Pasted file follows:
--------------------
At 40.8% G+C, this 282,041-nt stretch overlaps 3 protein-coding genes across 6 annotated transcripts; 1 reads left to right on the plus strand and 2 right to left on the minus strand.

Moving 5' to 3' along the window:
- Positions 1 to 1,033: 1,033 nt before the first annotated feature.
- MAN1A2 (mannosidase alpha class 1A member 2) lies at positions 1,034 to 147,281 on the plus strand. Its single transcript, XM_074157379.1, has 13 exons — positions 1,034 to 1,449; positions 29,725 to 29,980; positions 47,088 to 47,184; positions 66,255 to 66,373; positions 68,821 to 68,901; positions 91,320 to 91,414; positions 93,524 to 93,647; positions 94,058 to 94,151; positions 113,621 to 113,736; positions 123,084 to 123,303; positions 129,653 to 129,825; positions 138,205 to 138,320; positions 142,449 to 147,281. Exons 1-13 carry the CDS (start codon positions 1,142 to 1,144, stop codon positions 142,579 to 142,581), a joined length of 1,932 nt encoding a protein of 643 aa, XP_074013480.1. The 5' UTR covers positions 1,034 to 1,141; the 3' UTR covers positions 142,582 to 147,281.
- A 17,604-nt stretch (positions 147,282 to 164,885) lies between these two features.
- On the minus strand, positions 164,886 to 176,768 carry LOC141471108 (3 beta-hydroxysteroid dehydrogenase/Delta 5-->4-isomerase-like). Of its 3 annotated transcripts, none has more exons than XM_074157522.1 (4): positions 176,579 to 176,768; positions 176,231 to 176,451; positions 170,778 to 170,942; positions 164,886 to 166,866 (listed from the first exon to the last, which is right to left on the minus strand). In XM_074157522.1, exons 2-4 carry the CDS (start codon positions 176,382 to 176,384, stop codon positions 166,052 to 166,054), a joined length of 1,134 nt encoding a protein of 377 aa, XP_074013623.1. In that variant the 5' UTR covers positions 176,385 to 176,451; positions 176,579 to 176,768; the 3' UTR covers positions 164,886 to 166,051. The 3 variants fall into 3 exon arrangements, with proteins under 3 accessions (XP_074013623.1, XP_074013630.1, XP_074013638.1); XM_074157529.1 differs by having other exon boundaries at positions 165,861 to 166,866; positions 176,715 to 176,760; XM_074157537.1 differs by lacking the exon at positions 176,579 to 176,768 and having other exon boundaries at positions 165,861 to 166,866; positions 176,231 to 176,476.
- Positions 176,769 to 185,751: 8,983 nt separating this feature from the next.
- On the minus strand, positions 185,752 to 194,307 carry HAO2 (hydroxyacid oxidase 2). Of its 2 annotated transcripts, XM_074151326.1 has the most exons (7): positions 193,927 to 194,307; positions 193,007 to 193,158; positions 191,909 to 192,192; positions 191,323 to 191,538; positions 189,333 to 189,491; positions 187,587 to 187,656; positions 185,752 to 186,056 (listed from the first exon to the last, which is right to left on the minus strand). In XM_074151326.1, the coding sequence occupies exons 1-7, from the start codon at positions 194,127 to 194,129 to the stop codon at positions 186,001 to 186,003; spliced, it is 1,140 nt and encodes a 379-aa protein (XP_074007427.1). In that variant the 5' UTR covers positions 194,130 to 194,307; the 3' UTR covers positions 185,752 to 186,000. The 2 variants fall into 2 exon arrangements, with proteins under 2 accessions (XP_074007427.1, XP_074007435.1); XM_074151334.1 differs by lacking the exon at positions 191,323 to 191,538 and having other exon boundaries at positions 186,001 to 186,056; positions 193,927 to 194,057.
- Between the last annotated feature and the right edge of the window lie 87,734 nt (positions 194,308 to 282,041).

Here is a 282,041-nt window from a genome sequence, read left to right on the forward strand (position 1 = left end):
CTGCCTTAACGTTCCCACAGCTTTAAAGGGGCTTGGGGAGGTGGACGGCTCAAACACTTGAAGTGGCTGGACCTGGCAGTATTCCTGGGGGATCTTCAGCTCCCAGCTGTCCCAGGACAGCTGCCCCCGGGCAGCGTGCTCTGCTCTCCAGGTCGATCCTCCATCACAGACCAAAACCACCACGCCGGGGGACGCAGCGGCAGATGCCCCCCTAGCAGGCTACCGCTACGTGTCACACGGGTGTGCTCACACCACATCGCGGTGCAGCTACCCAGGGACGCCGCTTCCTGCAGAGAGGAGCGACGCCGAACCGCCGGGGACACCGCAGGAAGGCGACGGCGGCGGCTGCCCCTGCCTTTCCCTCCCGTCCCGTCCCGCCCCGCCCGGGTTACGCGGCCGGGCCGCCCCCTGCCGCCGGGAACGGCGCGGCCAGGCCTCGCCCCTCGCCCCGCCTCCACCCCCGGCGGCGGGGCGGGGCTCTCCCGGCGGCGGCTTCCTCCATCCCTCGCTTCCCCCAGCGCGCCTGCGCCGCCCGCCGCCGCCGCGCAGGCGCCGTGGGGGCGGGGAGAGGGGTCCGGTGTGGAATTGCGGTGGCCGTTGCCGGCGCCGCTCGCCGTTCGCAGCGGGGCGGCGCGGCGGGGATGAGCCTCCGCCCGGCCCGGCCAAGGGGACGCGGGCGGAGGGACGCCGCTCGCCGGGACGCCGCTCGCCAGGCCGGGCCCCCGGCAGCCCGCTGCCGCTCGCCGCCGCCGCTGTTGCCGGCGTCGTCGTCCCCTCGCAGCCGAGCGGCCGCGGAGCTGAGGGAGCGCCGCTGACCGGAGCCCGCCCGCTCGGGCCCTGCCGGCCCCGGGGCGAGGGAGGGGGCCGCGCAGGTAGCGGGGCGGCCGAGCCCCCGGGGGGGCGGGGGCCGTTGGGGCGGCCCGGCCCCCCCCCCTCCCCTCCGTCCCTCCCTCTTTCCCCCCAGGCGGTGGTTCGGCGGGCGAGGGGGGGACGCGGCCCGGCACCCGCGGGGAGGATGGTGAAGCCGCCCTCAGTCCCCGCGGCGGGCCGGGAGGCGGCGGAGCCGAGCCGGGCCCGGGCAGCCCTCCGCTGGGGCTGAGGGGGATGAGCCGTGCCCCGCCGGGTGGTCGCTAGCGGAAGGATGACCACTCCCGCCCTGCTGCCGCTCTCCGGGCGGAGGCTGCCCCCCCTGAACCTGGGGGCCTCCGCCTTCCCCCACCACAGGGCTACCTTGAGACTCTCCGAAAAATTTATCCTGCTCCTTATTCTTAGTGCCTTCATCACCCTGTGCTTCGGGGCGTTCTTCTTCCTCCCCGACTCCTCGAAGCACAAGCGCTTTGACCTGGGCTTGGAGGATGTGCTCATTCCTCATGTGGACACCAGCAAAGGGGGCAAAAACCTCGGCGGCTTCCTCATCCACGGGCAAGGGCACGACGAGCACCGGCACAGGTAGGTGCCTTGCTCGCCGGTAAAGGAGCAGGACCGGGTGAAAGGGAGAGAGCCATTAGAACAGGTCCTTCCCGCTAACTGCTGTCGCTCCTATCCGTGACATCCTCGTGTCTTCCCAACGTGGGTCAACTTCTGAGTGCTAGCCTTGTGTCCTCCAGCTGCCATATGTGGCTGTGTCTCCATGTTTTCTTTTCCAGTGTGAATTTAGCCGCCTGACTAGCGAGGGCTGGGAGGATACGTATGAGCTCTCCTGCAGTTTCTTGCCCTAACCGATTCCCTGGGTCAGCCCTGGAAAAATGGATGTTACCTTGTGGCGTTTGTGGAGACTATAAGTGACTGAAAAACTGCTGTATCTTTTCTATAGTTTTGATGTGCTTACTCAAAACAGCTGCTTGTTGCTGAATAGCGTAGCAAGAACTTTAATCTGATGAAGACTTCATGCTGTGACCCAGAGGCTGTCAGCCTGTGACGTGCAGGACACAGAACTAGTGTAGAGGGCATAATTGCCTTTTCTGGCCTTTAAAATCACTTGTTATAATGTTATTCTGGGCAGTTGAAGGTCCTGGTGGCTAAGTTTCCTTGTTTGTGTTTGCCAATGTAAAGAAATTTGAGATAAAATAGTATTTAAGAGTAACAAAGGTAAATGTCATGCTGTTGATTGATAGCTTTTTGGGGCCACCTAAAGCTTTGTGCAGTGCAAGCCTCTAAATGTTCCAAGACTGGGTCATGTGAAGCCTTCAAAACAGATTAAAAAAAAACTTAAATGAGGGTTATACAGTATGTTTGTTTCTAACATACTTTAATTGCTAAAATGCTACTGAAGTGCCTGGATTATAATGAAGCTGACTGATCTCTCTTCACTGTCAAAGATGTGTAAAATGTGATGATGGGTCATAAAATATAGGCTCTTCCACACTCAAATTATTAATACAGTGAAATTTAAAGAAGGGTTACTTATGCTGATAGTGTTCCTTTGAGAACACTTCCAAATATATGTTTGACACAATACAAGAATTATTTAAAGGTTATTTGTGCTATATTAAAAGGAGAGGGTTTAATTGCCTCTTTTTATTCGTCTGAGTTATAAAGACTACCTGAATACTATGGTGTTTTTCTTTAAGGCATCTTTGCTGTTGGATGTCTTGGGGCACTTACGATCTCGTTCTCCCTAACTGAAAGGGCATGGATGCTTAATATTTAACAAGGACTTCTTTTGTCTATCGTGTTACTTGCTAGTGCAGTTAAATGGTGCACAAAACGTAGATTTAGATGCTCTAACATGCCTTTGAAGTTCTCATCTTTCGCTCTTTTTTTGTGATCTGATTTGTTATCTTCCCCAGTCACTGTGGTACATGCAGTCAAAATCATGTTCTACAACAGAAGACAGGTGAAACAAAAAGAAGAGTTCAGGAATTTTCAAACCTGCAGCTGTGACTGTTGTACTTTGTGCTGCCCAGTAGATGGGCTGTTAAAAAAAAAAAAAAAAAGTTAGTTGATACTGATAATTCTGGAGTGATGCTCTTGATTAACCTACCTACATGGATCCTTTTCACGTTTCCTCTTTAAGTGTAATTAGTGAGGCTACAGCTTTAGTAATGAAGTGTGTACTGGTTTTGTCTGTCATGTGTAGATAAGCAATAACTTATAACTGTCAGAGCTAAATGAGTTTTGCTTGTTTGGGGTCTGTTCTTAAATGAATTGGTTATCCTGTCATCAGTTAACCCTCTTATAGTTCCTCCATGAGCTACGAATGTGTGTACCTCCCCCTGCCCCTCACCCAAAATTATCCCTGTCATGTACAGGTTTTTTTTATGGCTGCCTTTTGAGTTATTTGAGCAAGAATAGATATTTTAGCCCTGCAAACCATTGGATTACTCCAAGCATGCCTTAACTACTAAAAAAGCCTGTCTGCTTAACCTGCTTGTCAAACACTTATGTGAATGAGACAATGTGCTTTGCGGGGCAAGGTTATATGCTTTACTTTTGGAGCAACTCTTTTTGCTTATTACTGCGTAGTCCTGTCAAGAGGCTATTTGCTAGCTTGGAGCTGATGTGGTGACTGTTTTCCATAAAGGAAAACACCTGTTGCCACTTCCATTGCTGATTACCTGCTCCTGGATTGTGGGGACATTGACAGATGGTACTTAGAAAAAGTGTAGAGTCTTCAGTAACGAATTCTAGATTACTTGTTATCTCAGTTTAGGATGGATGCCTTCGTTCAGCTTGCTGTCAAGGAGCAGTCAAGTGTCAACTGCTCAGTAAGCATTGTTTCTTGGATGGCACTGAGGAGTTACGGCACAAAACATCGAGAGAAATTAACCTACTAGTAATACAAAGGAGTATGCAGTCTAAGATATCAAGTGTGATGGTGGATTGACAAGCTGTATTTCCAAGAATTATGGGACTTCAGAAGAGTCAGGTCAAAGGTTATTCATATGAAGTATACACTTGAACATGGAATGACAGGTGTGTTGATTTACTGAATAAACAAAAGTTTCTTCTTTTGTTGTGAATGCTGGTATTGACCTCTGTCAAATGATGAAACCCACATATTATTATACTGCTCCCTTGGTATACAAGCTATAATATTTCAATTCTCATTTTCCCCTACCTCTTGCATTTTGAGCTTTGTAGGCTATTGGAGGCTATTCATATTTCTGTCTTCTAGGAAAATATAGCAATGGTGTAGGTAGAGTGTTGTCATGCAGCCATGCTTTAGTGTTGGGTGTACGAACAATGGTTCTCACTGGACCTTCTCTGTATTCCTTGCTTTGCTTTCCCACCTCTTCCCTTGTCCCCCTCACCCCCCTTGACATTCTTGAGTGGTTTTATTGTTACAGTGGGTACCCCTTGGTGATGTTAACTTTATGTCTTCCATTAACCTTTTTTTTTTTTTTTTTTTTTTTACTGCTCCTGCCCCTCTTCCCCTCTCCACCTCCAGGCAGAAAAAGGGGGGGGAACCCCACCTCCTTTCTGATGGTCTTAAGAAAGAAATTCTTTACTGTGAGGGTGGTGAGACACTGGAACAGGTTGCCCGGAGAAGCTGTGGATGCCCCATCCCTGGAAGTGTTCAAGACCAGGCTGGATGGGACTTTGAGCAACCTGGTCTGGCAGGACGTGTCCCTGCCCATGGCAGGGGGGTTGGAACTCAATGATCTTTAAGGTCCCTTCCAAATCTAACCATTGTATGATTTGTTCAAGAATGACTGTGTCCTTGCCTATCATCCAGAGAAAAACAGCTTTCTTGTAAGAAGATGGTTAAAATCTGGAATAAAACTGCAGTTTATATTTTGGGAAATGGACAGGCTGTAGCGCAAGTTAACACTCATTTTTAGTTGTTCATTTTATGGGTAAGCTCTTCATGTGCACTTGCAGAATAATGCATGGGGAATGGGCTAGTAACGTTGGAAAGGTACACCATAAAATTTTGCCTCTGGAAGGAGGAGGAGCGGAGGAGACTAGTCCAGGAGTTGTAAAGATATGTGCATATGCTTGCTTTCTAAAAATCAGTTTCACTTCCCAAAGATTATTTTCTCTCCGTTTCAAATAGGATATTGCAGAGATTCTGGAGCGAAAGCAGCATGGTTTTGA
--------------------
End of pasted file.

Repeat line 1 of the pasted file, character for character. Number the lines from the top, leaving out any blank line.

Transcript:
At 40.8% G+C, this 282,041-nt stretch overlaps 3 protein-coding genes across 6 annotated transcripts; 1 reads left to right on the plus strand and 2 right to left on the minus strand.